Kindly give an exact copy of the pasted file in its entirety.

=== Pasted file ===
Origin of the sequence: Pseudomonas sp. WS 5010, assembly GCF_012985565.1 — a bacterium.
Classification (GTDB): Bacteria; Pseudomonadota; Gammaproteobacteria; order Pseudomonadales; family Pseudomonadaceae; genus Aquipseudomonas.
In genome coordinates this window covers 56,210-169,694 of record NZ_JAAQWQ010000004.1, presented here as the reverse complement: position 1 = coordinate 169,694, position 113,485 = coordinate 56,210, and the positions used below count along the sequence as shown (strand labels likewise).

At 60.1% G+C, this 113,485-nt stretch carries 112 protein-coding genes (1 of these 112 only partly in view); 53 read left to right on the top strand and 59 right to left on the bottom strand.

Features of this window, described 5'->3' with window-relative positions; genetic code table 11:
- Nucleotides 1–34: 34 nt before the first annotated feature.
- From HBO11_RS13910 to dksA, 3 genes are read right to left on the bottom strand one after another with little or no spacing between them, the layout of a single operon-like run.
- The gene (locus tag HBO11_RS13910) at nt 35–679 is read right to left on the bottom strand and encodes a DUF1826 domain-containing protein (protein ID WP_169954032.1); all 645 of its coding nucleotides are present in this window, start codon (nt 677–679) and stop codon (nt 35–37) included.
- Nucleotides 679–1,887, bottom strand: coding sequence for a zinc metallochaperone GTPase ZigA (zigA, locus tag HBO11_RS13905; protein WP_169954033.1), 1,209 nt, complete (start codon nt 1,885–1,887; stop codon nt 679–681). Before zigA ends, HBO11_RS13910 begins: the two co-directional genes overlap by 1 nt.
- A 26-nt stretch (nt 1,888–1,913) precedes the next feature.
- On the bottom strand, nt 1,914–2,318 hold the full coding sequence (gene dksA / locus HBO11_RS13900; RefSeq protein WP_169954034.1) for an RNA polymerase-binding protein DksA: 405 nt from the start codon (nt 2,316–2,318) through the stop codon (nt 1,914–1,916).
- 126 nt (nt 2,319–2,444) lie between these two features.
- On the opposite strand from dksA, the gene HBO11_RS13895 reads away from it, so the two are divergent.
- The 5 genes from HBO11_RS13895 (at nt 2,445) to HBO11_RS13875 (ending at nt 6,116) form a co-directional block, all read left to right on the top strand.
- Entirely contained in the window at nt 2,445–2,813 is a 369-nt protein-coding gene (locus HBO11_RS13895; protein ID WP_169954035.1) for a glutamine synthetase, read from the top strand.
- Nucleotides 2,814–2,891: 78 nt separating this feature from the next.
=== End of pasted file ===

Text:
Origin of the sequence: Pseudomonas sp. WS 5010, assembly GCF_012985565.1 — a bacterium.
Classification (GTDB): Bacteria; Pseudomonadota; Gammaproteobacteria; order Pseudomonadales; family Pseudomonadaceae; genus Aquipseudomonas.
In genome coordinates this window covers 56,210-169,694 of record NZ_JAAQWQ010000004.1, presented here as the reverse complement: position 1 = coordinate 169,694, position 113,485 = coordinate 56,210, and the positions used below count along the sequence as shown (strand labels likewise).

At 60.1% G+C, this 113,485-nt stretch carries 112 protein-coding genes (1 of these 112 only partly in view); 53 read left to right on the top strand and 59 right to left on the bottom strand.

Features of this window, described 5'->3' with window-relative positions; genetic code table 11:
- Nucleotides 1–34: 34 nt before the first annotated feature.
- From HBO11_RS13910 to dksA, 3 genes are read right to left on the bottom strand one after another with little or no spacing between them, the layout of a single operon-like run.
- The gene (locus tag HBO11_RS13910) at nt 35–679 is read right to left on the bottom strand and encodes a DUF1826 domain-containing protein (protein ID WP_169954032.1); all 645 of its coding nucleotides are present in this window, start codon (nt 677–679) and stop codon (nt 35–37) included.
- Nucleotides 679–1,887, bottom strand: coding sequence for a zinc metallochaperone GTPase ZigA (zigA, locus tag HBO11_RS13905; protein WP_169954033.1), 1,209 nt, complete (start codon nt 1,885–1,887; stop codon nt 679–681). Before zigA ends, HBO11_RS13910 begins: the two co-directional genes overlap by 1 nt.
- A 26-nt stretch (nt 1,888–1,913) precedes the next feature.
- On the bottom strand, nt 1,914–2,318 hold the full coding sequence (gene dksA / locus HBO11_RS13900; RefSeq protein WP_169954034.1) for an RNA polymerase-binding protein DksA: 405 nt from the start codon (nt 2,316–2,318) through the stop codon (nt 1,914–1,916).
- 126 nt (nt 2,319–2,444) lie between these two features.
- On the opposite strand from dksA, the gene HBO11_RS13895 reads away from it, so the two are divergent.
- The 5 genes from HBO11_RS13895 (at nt 2,445) to HBO11_RS13875 (ending at nt 6,116) form a co-directional block, all read left to right on the top strand.
- Entirely contained in the window at nt 2,445–2,813 is a 369-nt protein-coding gene (locus HBO11_RS13895; protein ID WP_169954035.1) for a glutamine synthetase, read from the top strand.
- Nucleotides 2,814–2,891: 78 nt separating this feature from the next.